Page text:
Each hostel was identified as a “House” simply named after a colour: Green, Blue, Black, Red, White and Yellow. This “house system” promoted cooperation and a deep sense of esprit de corp among the boys in the same house. And it also provided a basis for competitions in many areas such as games, athletics, and debates. These inter-house competitions, no doubt, had instilled in the boys a strong sense of competitiveness and pride In the early years, the competitions were taken very seriously, sometimes too seriously by the boys, that the spirit of healthy competitiveness they tried to promote, on a few occasions the writer could recalled, led to some unhealthy disciplinary issues. It was no surprise that the hostel-based House System was changed and modified a few times during the course of the school history to suit the situation of the day.
Discipline was indeed the essence of life in the hostel and the school. Rules and regulations were drawn up to guide students in their daily activities.. A 23-page typewritten single-spaced document entitled “School Rules and Regulations, Constitution and Bye-Laws of Club and Societies of Sekolah Tuanku Abdul Rahman, Ipoh” printed by the school in 1958, outlines the do’s and the don’ts, in every aspect of the students’ life in the hostel and the school. The document contains the rules and regulations under topics ranging from: “Discipline in Life”; “School General Rules” and “Hostel Rules” to “Constitution and By-Laws of Societies” and even “Rules to observe When Answering Examination Questions”!!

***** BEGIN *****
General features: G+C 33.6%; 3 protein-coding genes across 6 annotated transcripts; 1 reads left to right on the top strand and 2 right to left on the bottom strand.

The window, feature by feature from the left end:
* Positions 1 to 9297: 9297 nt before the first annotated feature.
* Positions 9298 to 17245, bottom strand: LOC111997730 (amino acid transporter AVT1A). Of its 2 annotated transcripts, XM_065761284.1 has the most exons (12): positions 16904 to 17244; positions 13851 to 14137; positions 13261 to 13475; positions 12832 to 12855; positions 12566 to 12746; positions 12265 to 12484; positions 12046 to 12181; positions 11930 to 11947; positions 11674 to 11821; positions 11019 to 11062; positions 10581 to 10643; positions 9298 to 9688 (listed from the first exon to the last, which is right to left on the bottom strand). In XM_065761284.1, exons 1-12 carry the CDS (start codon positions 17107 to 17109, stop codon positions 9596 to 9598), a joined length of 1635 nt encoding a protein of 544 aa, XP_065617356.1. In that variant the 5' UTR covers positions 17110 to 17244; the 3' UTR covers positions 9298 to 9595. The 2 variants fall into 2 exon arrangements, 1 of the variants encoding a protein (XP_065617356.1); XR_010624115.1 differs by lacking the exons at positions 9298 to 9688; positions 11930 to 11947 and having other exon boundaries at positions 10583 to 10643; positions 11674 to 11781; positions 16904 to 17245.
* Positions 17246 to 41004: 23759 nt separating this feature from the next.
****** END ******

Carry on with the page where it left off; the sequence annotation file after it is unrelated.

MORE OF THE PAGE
A few excerpts from the documents illustrate the type of discipline meant to be instilled in the students:
“One of the most important needs of young people going out into the world from a secondary school is discipline…. Self-discipline means that we do not act according to our likes and dislikes, but according to principles of right and wrong……Good discipline in school requires that we establish and maintain wholesome conditions for learning…..” pg.2.
On dress: “A well-dressed person automatically commands respect and admiration. We should dress well and cleanly on all occasions. When going to town boys must always try to put on school uniform and wear the school badge in the right way……” pg.3